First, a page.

I did not include in this test the squat because the squat is technically complicated and I didn't want there to be a component of this test that could be misjudged. Squat depth must be judged. A deadlift starts on the floor and it locks out at the top. There's not really much of a judgment call in terms of what constituted a complete deadlift whereas there might be on a squat. So we just we're I don't intend for them to not train the squat, I intend for them to train the squat, but I don't think it's necessary to test it if we can test the deadlift. This is just baseline testing.

Second component would be a 75 percent body weight press. All right. Now for a 200 pound kid that's one hundred and fifty pound press. That's not ridiculous. That's not an impressive amount of strength, but it's a it's a certainly within the reach of every 22 year old kid, 20 year old kid, 18 year old kid coming into the military. One hundred and fifty pound press at a bodyweight of 200 pounds makes him useful, doesn't it? It would mean it same bench press would be 225 probably. But that balance between lower body and upper body strength in terms of these two tests is a is I feel a real balanced way to make sure that nothing is getting left out. Okay.

Now the other two components of the test are interesting in that I want the kid to be able to do 12 chin-ups. Twelve bodyweight chin-ups. Now, this is also a pretty good test of upper body strength. 12 chin-ups is not a ridiculous number of chin-ups, but from a full dead hang, twelve chins represents an excellent way to measure adjunct upper body strength that kind of works in the opposite direction from a press. Right. It's pulling strength with the upper body. Quite useful. Between the two, the press and the chin-up test, pretty thoroughly assess your upper body strength.

And the last test is a 75 second 400 meter run. Now this isn't five miles, but it gives the test some teeth in terms of...this and the chin-up test give the tests some teeth...in terms of favoring a proper body composition. Okay. I currently there's a there's a there's a bodyfat assessment or something. If you're fat you've got to have a ridiculous BMI or something like that. Some services use the waist-to-neck ratio and there's several different ways it's been done. I'm not familiar with the current standards in any of the branches because they change about every four years. But what I'm proposing is that if the kid can do 12 chin-ups and he can run 400 meters in 75 seconds then we don't care what his body composition is.

We could care less what his body composition is because if he can do all of this stuff he's physically effective. And he's not, god almighty, he's not going to look terrible in his uniform. When did the goddamn Marine Corps become a beauty contest? I don't understand this. I've...I know for a fact that one of the one of the criteria for a Marine...Marine's got to look like a Marine is uniform! Well guys that's Miss America shit. OK you know that will, of course, get me death threats, but I'm just telling you this is stupid.

Why are we here? To look good in our uniforms or to be effective soldiers? If the kid can do a double bodyweight deadlift, if at at a 200 pound body weight if he can pull 400 pounds, press 150, do 12 chin ups at a bodyweight of 200 and run 400 meters in seventy-five seconds, then he's an effective physical specimen. And remember this is just baseline. This is what he has to do to get out of basic training.

And I know that that this is a this is a pass/fail test. All four of these criteria should be satisfied. You know by the time they got through with it it'd be a gigantic mess. But but if you if you treat this as just baseline pass/fail and you make basic training head in that direction it's going to be more effective in turning out combat- ready personnel than it is right now. And I just, my god, I don't see how there is a logical argument against this. And if there is a logical argument against my proposal I'd like to hear what it might be.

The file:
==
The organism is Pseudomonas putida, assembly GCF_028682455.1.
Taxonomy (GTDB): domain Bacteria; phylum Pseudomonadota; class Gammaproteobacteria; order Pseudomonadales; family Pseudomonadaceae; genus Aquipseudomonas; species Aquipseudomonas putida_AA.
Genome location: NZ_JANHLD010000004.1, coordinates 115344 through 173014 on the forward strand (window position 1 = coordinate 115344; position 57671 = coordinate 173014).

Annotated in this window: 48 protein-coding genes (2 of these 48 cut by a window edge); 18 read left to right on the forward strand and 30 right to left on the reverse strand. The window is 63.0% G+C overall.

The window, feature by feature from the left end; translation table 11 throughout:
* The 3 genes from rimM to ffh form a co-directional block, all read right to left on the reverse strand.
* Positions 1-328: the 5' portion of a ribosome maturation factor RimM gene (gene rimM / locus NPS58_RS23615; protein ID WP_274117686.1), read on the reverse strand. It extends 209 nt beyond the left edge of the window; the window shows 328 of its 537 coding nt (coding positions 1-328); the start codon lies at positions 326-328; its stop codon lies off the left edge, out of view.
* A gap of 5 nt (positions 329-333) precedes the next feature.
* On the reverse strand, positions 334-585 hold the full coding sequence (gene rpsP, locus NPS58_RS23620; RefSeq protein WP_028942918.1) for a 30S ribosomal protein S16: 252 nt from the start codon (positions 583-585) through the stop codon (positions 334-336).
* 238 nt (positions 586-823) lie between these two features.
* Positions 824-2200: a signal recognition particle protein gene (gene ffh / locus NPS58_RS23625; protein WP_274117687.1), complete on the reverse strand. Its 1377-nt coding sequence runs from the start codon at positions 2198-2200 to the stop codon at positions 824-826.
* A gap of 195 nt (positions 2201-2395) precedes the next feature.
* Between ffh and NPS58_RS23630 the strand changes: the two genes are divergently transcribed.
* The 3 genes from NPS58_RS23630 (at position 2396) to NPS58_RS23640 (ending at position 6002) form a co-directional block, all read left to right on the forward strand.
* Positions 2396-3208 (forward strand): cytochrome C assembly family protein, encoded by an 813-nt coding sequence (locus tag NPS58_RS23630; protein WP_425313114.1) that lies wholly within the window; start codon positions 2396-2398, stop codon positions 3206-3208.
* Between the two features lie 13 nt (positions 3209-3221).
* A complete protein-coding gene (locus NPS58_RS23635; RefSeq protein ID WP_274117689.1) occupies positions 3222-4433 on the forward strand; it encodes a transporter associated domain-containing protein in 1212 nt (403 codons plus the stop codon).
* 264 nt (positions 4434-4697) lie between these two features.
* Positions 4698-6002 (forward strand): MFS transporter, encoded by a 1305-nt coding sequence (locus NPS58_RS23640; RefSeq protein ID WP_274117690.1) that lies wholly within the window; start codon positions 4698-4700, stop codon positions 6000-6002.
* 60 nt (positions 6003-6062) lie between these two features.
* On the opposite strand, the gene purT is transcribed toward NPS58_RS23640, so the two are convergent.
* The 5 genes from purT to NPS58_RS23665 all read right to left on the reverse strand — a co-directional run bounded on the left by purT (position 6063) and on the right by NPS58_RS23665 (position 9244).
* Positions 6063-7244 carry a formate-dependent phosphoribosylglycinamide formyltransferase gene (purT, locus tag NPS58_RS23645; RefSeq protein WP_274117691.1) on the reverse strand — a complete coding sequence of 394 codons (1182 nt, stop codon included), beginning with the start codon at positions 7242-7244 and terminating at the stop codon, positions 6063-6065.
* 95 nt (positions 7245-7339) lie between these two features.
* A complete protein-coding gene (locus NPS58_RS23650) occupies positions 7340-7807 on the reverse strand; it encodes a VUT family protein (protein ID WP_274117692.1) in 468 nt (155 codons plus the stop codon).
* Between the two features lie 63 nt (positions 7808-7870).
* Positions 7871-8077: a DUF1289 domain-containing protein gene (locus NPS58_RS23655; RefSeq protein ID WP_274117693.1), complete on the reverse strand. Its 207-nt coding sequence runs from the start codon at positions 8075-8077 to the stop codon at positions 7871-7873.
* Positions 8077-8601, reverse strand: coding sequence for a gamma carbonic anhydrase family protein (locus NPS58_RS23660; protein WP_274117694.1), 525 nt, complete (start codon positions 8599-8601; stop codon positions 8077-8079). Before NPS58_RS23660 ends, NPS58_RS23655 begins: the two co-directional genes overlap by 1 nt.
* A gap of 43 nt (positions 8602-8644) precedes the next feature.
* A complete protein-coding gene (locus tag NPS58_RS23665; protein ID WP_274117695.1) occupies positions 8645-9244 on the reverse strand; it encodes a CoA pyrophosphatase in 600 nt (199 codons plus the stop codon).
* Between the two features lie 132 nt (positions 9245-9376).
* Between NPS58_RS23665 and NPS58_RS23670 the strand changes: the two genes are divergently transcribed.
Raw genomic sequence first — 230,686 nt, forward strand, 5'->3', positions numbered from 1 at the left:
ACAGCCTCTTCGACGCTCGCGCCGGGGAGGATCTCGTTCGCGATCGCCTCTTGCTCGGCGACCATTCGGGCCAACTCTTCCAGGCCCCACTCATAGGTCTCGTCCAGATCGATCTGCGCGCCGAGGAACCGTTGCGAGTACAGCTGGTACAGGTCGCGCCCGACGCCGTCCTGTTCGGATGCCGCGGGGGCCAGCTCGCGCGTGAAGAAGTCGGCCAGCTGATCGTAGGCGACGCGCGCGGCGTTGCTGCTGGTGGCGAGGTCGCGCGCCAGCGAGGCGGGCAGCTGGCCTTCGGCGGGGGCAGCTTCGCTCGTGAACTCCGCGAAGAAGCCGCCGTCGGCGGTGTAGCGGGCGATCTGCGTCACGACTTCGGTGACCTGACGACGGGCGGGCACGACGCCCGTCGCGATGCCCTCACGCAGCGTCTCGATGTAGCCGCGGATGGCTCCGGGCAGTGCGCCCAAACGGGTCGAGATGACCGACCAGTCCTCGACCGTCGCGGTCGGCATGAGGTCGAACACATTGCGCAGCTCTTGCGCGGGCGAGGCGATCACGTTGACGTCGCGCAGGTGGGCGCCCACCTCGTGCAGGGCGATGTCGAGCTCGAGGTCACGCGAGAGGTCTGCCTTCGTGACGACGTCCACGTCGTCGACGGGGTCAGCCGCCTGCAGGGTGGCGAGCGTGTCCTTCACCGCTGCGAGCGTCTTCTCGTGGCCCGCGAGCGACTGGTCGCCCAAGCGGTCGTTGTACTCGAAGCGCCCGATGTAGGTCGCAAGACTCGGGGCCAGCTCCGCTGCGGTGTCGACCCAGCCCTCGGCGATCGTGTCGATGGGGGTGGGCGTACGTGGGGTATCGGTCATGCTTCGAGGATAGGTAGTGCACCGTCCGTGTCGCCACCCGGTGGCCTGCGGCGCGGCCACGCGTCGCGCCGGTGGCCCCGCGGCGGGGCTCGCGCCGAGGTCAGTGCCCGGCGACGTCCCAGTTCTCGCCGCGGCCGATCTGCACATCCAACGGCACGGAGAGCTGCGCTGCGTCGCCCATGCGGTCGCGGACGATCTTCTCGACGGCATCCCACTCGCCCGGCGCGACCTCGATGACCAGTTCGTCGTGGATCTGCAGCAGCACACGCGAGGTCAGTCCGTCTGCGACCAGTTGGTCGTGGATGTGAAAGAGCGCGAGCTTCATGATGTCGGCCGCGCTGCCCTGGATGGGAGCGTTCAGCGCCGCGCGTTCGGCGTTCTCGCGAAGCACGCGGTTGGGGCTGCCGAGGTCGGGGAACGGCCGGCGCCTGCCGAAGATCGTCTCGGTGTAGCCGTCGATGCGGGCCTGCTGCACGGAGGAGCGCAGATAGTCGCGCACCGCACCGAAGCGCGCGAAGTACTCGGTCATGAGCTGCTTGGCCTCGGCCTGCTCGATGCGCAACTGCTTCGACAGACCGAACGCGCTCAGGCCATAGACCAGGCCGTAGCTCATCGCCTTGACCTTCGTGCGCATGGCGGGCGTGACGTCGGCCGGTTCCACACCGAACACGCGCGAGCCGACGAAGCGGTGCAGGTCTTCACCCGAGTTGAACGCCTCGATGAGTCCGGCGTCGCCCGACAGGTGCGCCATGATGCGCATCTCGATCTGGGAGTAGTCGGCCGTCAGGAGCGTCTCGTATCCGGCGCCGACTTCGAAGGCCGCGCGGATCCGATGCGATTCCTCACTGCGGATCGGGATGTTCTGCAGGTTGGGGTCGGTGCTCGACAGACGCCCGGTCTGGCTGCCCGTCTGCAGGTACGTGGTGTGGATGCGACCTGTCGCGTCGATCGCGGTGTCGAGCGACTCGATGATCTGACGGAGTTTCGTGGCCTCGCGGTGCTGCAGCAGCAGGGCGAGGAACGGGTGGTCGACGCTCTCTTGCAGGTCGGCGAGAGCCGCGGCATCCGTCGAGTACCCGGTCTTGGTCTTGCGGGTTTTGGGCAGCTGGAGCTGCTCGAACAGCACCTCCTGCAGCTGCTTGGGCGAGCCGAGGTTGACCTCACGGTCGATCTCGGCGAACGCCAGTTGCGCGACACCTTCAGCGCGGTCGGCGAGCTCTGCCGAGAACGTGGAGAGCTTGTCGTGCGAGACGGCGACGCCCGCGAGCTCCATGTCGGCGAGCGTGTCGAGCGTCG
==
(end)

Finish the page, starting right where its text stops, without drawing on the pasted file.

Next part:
It saves time. It's an inexpensive. It's the best use of time for people coming in, for young men coming into the service. And this is not...you'll notice that I've said nothing about a women's test. If women can do this, and they ought to be able to do it, then they can do anything post basic training that men can do. If they can't do this, well they need to get where they can. And if you've got to make special concessions for them to get them in then I think you've got to...we're talking at that point about a completely different problem, aren't we? OK.

So this, this this thing is not, is not physical sex dependent. This is what a person ought to be able to do. And you know it's not going to exclude anybody that doesn't actually need to be excluded. You know if a guy can't do this at the end of six months he doesn't get to play. If a girl doesn't do this at the end of six months she doesn't get to play. We're not discriminating against anybody who cannot meet the standard. And the standards are there for a reason.

This is a baseline amount of strength. It's easy to obtain with the proper training. If the military need some help designing the proper training for this thing, I'm available. I'll do it free because this is important. This needs to be. This needs to be addressed. This is a...we're sending people into combat that are not physically ready to be in combat. And that has to stop.

So. You guys want to talk about it, let me know. I think that we've got a solvable problem here. A very solvable problem. And I think we need to start paying some attention to it.

As usual your comments and suggestions for podcast topics are welcome. You give those to us through the link for the podcast at startingstrength.com. If you got comments about this podcast, you can comment about that on my Q and A at startingstrength.com And maybe we'll hear from you about something interesting you want to talk about at some point in the future.

Thanks for joining us, and we'll see you next Friday, here at Starting Strength Radio.

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Rip talks about the benefits of making soldiers stronger for military applications.

  • 00:00 Greetings
  • 00:57 Starting Strength News
  • 05:24 A brief note on Caster Semenya and an apology to the 3%
  • 08:02 Strength & the Military
  • 32:14 Baseline strength testing for basic training

Resources

The Overloaded Soldier: Why U.S. Infantry Now Carry More Weight Than Ever

Training The Military For Strength